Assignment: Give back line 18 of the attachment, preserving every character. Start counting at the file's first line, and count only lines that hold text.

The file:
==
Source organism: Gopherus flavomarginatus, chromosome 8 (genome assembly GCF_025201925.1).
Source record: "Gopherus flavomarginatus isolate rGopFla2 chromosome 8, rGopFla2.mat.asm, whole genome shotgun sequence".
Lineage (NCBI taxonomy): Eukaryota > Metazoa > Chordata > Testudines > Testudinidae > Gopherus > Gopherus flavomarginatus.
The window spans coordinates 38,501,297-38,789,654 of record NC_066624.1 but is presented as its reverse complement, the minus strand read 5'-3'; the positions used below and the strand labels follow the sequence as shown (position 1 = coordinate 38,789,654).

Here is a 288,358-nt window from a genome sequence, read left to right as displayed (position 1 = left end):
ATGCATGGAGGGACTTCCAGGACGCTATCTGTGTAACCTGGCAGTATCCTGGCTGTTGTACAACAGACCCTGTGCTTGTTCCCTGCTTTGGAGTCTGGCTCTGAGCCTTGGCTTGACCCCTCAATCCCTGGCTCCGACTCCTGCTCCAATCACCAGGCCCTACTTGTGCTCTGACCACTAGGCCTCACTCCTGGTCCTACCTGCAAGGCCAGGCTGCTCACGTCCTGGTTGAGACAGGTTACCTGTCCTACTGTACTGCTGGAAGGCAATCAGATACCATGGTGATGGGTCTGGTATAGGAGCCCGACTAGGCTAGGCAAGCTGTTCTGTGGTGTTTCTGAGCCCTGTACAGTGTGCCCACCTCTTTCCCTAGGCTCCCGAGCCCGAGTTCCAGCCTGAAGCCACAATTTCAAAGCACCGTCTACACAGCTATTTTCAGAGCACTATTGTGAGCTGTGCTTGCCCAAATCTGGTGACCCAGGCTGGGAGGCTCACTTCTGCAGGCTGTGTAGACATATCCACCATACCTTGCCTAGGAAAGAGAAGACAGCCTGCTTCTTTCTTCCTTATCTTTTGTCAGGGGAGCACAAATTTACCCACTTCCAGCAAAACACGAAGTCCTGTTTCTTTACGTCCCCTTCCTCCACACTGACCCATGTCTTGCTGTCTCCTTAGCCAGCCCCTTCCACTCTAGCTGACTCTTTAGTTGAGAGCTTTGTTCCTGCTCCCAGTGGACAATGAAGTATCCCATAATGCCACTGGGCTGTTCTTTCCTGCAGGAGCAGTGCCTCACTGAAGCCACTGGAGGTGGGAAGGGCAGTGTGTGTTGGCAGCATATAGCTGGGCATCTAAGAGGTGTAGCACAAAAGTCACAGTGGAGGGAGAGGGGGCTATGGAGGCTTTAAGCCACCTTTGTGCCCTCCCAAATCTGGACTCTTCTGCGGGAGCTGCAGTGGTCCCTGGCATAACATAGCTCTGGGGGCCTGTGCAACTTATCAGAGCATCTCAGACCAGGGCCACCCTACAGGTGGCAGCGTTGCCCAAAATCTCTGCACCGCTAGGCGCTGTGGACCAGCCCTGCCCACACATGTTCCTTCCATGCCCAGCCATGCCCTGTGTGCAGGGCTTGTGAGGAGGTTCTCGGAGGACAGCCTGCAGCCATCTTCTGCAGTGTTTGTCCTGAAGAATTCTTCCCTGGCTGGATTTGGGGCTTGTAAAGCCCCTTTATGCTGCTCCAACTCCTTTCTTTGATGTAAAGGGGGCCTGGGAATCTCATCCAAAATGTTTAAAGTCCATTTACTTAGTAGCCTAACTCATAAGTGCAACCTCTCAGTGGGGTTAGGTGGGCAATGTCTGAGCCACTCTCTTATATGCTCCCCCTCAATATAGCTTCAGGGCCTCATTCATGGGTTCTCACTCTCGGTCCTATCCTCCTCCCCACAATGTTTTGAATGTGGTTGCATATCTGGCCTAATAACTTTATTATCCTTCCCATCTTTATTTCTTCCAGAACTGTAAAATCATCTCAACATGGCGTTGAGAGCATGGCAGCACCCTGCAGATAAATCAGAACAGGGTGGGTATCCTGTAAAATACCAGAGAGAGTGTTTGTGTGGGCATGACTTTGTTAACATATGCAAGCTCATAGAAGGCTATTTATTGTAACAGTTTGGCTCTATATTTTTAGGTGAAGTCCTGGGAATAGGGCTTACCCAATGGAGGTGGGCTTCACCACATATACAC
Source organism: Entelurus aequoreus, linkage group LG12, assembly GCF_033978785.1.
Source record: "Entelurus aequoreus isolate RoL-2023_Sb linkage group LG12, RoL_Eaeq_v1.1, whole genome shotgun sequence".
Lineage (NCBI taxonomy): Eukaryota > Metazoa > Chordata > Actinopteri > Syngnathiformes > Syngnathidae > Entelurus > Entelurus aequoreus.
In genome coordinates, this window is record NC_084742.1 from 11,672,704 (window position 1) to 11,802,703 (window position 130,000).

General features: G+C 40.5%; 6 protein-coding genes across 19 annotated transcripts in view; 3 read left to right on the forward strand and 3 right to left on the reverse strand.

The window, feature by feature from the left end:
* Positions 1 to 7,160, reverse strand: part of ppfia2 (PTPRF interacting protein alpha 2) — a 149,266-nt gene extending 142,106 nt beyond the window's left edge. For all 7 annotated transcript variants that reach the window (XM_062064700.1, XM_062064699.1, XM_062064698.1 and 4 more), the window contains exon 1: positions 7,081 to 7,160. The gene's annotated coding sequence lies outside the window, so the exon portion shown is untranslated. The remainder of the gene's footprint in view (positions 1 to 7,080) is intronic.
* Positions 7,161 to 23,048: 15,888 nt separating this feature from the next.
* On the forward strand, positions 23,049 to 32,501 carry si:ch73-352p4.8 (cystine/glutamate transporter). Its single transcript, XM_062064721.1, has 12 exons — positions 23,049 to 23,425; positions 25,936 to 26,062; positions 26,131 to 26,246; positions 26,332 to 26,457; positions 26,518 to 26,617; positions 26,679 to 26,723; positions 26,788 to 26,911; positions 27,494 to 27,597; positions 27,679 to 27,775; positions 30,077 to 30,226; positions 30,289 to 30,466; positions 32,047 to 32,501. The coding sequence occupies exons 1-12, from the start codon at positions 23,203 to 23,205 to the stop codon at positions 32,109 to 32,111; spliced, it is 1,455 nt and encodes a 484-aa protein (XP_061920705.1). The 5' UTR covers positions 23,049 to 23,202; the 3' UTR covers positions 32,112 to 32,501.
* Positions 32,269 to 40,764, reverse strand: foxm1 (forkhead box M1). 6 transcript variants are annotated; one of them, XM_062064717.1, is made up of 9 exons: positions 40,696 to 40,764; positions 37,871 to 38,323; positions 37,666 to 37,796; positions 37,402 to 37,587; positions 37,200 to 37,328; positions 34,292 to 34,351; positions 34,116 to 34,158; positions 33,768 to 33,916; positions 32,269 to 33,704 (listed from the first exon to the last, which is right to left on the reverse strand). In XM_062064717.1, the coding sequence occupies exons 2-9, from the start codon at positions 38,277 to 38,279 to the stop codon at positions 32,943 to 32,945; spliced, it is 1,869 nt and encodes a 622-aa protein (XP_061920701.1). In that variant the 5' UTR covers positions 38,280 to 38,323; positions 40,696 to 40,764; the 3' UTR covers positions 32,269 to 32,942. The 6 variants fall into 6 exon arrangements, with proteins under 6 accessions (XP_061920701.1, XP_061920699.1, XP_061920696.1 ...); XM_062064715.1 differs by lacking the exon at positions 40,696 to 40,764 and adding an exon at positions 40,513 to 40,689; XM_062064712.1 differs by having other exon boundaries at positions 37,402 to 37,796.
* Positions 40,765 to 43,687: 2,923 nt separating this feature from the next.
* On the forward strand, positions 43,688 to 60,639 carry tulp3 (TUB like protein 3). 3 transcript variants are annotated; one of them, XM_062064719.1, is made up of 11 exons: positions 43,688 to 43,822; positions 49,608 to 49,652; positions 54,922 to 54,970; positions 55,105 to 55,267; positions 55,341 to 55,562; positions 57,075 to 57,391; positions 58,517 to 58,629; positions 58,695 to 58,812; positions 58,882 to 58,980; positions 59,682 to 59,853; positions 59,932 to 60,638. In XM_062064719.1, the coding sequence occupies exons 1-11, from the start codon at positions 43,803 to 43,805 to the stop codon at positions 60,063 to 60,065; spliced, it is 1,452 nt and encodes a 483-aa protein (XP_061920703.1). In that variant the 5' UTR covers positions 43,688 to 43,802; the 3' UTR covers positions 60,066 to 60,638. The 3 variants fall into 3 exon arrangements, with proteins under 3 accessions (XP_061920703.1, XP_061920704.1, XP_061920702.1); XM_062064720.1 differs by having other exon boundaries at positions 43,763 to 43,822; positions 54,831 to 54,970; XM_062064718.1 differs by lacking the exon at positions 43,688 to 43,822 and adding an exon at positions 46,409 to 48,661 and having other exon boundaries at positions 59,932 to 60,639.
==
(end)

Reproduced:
* On the forward strand, positions 43,688 to 60,639 carry tulp3 (TUB like protein 3). 3 transcript variants are annotated; one of them, XM_062064719.1, is made up of 11 exons: positions 43,688 to 43,822; positions 49,608 to 49,652; positions 54,922 to 54,970; positions 55,105 to 55,267; positions 55,341 to 55,562; positions 57,075 to 57,391; positions 58,517 to 58,629; positions 58,695 to 58,812; positions 58,882 to 58,980; positions 59,682 to 59,853; positions 59,932 to 60,638. In XM_062064719.1, the coding sequence occupies exons 1-11, from the start codon at positions 43,803 to 43,805 to the stop codon at positions 60,063 to 60,065; spliced, it is 1,452 nt and encodes a 483-aa protein (XP_061920703.1). In that variant the 5' UTR covers positions 43,688 to 43,802; the 3' UTR covers positions 60,066 to 60,638. The 3 variants fall into 3 exon arrangements, with proteins under 3 accessions (XP_061920703.1, XP_061920704.1, XP_061920702.1); XM_062064720.1 differs by having other exon boundaries at positions 43,763 to 43,822; positions 54,831 to 54,970; XM_062064718.1 differs by lacking the exon at positions 43,688 to 43,822 and adding an exon at positions 46,409 to 48,661 and having other exon boundaries at positions 59,932 to 60,639.